WebmasterWorld Senior Member 5+ Year Member



 
Msg#: 3206053 posted 9:37 pm on Jan 4, 2007 (gmt 0)

Yeah, it's that problem. The issue is that I need to do it in order to make sure there isn't half a page of blankness before the first page prints.

londrum

WebmasterWorld Senior Member 5+ Year Member



 
Msg#: 3206053 posted 8:33 am on Jan 5, 2007 (gmt 0)

you could try putting a negative top-margin on it instead, to move it up maybe

cmarshall

WebmasterWorld Senior Member 5+ Year Member



 
Msg#: 3206053 posted 11:16 am on Jan 5, 2007 (gmt 0)

you could try putting a negative top-margin on it instead, to move it up maybe

I'll give it a go, and see what happens. I seem to remember some browser having a fit over negative margins (maybe IE?). In any case, I'll know soon.

Thanks.

SuzyUK

WebmasterWorld Senior Member suzyuk us a WebmasterWorld Top Contributor of All Time 10+ Year Member



 
Msg#: 3206053 posted 11:40 am on Jan 5, 2007 (gmt 0)

cmarshall, what's causing the half page blankness? Try applying your print stylesheet to the screen and see if you can tell what's causing the blank space

if you hidden some divs header, sidebars etc for print.. you should use display: none, rather than visibility: hidden; and you shouldn't need to position the content you do want printed at all, just let it flow

Try setting position:static; on elements to set the correct default.
Position: relative will also leave space at times, position absolute is the wrong thing to use in print and the reason FF only prints one page is I believe correct, an absolutely positioned element is out of the flow therefore the document does not know it exists (the viewport might, but the canvas doesn't) and the canvas in a print medium is the paper.

what some do is serve their screen stylesheet only to the screen media this makes it easier to write a print stylesheet, you're starting from a blank canvas with no positioning to override, only some divs to hide usually and a bit of font resizing/coloring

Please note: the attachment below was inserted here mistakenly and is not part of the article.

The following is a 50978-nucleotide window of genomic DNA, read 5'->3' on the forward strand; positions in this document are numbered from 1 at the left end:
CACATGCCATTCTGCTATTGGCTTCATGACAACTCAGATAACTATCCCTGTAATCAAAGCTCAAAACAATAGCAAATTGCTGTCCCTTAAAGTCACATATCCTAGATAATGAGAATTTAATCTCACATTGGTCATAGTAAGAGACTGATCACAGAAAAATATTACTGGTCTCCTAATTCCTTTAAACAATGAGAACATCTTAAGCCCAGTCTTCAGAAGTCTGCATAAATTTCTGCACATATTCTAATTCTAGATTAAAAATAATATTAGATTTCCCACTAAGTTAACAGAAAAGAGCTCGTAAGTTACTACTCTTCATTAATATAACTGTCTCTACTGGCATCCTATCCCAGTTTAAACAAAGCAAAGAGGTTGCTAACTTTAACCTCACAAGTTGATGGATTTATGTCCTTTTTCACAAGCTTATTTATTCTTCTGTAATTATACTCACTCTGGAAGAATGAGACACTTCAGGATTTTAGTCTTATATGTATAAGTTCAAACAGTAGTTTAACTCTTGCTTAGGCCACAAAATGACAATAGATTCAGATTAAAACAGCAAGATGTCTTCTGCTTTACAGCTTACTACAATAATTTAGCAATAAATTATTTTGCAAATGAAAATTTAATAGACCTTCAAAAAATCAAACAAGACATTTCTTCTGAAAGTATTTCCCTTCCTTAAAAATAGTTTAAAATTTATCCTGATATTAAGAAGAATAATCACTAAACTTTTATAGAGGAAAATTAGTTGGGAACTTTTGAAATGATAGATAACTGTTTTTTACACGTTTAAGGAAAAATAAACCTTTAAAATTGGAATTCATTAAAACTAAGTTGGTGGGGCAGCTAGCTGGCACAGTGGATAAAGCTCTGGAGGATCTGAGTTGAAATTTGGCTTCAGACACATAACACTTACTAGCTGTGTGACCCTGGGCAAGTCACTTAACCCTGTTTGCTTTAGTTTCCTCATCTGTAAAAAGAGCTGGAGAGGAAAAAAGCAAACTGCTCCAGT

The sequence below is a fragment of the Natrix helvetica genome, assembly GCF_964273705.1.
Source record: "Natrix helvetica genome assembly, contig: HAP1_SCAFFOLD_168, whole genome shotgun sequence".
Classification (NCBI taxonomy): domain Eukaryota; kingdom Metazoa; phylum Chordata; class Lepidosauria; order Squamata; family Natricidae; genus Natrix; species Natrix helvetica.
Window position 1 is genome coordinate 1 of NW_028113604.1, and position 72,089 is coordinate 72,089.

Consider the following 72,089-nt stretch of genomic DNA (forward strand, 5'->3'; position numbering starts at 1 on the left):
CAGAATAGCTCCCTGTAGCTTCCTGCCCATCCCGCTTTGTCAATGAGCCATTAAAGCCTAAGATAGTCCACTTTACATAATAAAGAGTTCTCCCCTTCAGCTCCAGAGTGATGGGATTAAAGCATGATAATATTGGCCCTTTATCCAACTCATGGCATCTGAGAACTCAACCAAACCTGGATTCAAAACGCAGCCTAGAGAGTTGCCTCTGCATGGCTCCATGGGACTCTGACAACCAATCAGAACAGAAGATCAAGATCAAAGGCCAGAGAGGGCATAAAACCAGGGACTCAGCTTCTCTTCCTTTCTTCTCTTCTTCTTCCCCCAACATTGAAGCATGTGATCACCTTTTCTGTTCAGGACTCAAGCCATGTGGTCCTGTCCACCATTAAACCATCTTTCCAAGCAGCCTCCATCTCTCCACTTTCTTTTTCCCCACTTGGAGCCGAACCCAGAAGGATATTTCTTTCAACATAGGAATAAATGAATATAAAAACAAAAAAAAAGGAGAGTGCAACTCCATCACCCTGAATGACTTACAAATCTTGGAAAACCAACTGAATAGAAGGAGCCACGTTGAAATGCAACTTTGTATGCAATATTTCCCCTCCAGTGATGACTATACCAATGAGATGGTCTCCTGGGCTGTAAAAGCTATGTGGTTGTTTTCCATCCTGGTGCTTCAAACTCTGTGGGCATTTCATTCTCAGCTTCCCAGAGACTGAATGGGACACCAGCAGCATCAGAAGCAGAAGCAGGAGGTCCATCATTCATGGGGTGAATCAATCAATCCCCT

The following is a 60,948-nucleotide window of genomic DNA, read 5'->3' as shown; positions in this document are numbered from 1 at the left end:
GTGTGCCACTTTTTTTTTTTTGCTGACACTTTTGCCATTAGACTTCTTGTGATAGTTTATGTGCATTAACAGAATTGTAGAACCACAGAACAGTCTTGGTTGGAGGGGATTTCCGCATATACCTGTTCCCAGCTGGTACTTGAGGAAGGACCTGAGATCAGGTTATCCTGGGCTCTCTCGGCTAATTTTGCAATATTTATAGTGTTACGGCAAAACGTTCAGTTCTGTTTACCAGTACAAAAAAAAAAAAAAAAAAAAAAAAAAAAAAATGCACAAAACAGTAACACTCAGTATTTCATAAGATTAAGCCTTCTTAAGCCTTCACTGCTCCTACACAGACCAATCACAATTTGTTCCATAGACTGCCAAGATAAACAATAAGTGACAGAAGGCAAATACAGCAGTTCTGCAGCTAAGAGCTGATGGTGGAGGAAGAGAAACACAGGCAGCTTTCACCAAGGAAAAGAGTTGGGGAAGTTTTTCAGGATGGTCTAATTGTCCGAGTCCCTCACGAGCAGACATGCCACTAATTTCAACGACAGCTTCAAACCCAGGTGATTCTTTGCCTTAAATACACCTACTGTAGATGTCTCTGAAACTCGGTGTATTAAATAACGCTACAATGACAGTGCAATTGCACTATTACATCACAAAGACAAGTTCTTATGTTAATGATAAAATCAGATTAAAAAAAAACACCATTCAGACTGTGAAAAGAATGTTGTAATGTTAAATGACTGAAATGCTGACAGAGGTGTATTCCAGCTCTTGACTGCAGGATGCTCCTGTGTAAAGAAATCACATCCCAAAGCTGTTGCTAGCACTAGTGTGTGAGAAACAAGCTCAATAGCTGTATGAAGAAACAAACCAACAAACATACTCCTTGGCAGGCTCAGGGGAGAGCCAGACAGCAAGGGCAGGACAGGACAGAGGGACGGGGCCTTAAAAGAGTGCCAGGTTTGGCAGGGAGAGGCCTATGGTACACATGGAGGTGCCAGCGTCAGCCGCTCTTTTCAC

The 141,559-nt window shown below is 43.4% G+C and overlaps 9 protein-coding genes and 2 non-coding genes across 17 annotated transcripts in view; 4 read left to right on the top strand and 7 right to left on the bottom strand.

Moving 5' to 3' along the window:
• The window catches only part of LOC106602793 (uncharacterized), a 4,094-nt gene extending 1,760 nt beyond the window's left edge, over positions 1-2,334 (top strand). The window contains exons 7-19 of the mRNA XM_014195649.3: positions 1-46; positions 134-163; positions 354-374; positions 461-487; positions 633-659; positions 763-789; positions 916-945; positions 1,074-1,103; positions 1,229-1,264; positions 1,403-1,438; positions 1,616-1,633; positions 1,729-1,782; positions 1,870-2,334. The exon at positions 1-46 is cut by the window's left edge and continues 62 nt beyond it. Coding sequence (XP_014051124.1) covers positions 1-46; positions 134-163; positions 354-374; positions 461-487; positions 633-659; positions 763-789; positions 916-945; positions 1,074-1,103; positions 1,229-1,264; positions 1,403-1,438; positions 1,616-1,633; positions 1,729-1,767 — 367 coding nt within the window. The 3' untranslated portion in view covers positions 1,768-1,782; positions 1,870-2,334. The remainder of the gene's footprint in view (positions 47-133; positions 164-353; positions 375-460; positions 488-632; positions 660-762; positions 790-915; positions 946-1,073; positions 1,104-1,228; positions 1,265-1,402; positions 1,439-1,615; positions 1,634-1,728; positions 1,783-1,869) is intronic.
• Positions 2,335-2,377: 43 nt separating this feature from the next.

HTH
Suzy

cmarshall

WebmasterWorld Senior Member 5+ Year Member



 
Msg#: 3206053 posted 11:47 am on Jan 5, 2007 (gmt 0)

Yeah, I do display:none.

I just need to spend more quality time with my CSS before I can definitively say what's up.

CSS is a major pain. I just made another post about the Webstandards Acid Test [webstandards.org].

HelenDev

WebmasterWorld Senior Member 10+ Year Member



 
Msg#: 3206053 posted 1:49 pm on Jan 5, 2007 (gmt 0)

CSS is a major pain

No it's not, CSS is great! :)

cmarshall

WebmasterWorld Senior Member 5+ Year Member



 
Msg#: 3206053 posted 2:09 pm on Jan 5, 2007 (gmt 0)

CSS is a major pain

No it's not, CSS is great!

I wouldn't be using it if I din't think it was.

CSS isn't the problem. As the acid test [webstandards.org] shows, the problem is with browser incompatibilities.

In a perfect world, CSS would be quite easy. In the real world; not so.

I have written million-line programs in C++, Pascal, Assembly, etc. I've written async device drivers and debugged protocol streams with protocol analyzers and other tools.

Reliable, cross-browser CSS presents as much of a challenge as any of these.

Nevertheless, I do agree with you that it is great, but way too many designers neglect to test it on multiple browsers.

If you really want to see some kewl CSS stuff, check here [cssplay.co.uk].